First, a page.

Prior to Wednesday’s 8-7 win over the Brewers, Pirates manager Derek Shelton and director of sports medicine Todd Tomczyk, who spent more than a decade with the Dodgers, took a moment to recognize the life and legacy of the late Vin Scully. Here are Shelton and Tomczyk’s odes to Scully:
“For me personally, being 52 years old, that’s the voice of my childhood, because back then, we didn’t have games on TV every night. And it wasn’t just baseball. It was everything. I was asked earlier what’s the thing that stands out [as the] most iconic [moment], and for me, it’s [Joe] Montana to [Dwight] Clark.
“It’s just the voice of my childhood and last night, when they started to show it, it makes you reminisce. I was talking to [Pirates broadcaster Greg Brown] about it earlier. The only time I was able to meet him was at Dodger Stadium when I was a really young coach working for the Indians. Eric Wedge, who was the manager, and Carl Willis, who was the pitching coach, and I got on the elevator. We went down a floor and he got on. The doors opened and it was like, ‘Oh my god, that’s Vin Scully.’ To able to talk to him... he was an icon. Very sad day for baseball.”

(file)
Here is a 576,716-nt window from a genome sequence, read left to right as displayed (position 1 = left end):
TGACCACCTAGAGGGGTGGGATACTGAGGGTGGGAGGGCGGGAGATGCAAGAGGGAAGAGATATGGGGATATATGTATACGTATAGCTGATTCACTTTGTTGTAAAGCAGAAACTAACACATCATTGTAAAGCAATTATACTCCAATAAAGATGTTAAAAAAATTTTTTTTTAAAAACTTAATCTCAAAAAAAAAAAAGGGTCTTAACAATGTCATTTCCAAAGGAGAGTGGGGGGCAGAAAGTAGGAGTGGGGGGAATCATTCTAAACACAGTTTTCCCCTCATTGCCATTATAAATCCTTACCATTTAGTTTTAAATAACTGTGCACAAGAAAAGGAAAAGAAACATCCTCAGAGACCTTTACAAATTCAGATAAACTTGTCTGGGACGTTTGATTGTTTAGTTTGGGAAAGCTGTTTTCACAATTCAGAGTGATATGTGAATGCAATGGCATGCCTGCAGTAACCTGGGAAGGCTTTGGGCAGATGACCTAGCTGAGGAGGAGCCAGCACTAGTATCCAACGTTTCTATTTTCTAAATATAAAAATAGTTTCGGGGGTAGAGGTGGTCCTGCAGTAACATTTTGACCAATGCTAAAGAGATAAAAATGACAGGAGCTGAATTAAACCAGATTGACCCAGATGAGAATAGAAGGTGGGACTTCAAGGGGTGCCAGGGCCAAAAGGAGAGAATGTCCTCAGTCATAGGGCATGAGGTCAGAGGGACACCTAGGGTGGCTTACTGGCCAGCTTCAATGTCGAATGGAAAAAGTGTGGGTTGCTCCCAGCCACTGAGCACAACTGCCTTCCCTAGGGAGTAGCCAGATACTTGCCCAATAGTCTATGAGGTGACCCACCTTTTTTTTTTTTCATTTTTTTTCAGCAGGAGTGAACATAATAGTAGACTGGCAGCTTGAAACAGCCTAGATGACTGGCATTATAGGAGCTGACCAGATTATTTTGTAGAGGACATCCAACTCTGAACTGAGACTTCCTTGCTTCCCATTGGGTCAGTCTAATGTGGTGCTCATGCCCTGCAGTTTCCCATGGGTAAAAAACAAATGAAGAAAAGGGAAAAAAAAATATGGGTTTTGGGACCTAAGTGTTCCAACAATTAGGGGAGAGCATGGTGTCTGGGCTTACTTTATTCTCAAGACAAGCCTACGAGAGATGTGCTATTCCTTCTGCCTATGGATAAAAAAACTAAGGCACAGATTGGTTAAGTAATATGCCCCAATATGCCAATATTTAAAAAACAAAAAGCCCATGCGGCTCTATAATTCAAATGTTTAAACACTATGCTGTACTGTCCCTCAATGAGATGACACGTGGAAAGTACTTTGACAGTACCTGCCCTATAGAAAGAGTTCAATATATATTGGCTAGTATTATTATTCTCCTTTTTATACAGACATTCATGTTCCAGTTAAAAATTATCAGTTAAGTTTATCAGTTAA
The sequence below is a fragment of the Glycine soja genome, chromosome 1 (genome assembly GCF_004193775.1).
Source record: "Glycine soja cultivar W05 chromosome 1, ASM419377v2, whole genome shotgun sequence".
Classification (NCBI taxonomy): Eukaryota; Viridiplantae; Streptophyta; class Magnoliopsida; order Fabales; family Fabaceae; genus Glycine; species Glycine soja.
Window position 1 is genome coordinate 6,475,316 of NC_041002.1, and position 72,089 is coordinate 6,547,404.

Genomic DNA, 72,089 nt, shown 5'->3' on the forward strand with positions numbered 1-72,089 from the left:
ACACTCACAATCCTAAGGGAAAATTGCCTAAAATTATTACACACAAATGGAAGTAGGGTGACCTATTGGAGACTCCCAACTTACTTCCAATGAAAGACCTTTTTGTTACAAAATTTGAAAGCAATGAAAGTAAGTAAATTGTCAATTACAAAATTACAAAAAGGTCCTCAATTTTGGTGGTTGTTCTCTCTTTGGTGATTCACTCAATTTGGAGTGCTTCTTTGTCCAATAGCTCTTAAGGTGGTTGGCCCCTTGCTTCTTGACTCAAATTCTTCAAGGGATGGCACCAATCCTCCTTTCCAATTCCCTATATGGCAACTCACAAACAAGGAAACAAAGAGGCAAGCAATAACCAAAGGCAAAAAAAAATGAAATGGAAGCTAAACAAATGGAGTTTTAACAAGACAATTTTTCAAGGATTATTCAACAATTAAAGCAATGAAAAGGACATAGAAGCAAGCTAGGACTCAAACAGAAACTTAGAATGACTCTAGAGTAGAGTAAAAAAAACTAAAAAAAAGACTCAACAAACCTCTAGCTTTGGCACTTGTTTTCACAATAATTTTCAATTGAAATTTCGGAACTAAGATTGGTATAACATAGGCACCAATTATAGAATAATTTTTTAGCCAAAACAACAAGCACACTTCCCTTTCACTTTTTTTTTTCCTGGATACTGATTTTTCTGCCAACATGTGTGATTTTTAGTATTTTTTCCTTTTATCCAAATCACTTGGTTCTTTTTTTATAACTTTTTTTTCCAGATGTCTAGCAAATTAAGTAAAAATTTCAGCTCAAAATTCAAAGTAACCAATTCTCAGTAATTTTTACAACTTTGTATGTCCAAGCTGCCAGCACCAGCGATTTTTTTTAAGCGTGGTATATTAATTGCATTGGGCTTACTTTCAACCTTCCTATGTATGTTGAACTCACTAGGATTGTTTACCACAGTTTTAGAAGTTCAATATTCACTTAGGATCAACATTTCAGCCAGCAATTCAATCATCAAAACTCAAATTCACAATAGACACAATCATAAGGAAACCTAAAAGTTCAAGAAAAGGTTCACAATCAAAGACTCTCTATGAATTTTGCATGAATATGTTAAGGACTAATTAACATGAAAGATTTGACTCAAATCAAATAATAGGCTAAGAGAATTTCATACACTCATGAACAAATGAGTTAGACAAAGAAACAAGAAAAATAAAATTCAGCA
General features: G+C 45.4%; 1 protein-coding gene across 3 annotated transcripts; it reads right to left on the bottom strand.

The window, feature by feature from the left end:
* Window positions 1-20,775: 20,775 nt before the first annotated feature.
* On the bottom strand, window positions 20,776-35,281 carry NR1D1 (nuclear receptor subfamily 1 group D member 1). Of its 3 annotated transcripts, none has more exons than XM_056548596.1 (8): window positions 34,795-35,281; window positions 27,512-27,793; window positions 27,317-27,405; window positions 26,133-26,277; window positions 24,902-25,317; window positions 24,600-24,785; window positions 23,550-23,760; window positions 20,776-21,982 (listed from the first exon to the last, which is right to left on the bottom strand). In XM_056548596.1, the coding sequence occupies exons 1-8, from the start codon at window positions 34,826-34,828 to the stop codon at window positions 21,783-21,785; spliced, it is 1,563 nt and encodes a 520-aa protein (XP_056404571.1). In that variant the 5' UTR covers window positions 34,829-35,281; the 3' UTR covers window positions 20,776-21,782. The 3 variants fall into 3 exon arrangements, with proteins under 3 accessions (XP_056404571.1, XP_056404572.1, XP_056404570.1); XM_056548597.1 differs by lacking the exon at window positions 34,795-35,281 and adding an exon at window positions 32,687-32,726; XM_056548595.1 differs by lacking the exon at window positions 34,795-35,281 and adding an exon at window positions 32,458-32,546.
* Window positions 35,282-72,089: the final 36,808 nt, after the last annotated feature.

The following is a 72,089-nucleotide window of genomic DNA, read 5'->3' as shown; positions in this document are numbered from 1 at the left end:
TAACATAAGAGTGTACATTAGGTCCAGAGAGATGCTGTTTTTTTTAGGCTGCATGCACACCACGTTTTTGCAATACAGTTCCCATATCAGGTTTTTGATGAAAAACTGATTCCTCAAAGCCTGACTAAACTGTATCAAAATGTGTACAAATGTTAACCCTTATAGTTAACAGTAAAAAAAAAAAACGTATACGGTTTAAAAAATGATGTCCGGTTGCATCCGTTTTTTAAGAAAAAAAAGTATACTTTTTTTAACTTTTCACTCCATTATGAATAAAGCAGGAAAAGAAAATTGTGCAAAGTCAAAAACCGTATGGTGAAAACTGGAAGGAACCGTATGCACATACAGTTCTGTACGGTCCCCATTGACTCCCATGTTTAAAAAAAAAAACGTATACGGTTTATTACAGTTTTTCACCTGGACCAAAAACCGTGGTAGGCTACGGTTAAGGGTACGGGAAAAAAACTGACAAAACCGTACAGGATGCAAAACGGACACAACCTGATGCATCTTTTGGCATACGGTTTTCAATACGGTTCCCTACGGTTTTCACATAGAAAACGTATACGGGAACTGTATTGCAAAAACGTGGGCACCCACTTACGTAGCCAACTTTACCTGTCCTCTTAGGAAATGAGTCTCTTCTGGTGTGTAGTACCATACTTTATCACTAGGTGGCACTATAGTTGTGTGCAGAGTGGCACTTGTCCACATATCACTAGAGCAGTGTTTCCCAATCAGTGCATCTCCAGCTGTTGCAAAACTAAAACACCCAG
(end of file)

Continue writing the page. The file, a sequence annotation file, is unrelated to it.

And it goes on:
“We lost an icon. That goes without saying. I had the distinct opportunity to spend a little bit of time with Vin Scully when I was with the Dodgers. If there were more Vin Scullys in this world, the world would be a better place. ... It’s a sad day in the world, a sad day in baseball.”
The story of Kevin Newman is a familiar one by now. Last season, by OPS, Newman was the worst qualified hitter in baseball. There was no sugarcoating that reality.
He made adjustments. Now, he’s seeing results.
This season, Newman is posting a 105 wRC+, an improvement from the league-worst 54 wRC+ he had last year. Throw in his solid defense and Newman is enjoying a bounceback season. The one area of Newman’s offensive game, in particular, that’s worth examining: Batting average against fastballs.
This season, Newman is hitting .295 with a .410 slugging percentage against pitches that qualify as fastballs. Last year, Newman hit just .216 with a .314 slugging percentage against fastballs. Against four-seams, in particular, Newman hit just .163 and posted a Run Value of -21, the worst in the entire league. This season, Newman has a far more respectable Run Value of 2 against four-seam fastballs. He attributes part of his success to his refined stance.
“I think the biggest factor of that is swing path,” Newman said. “That’s what I worked a lot on in the offseason. So, I think that I’m in the zone and through the zone more.”
“You can trace it back to Kevin really taking ownership of his career starting after last season,” said hitting coach Andy Haines. “It starts with Kevin stepping up. He’s made some tangible adjustments with his path and things. … He’s making improvements at the Major League level. It’s exciting to watch him and see him get some rewards for all the work he’s put in.”
Who threw the first no-hitter in Pirates history?
A.) Nick Maddox
B.) Wilbur Cooper
C.) Cliff Chambers
D.) Bob Moose
Several young Bucs have been dominating at the lower levels. Here's a look at their most impressive performances. (All numbers and streaks are through Wednesday.)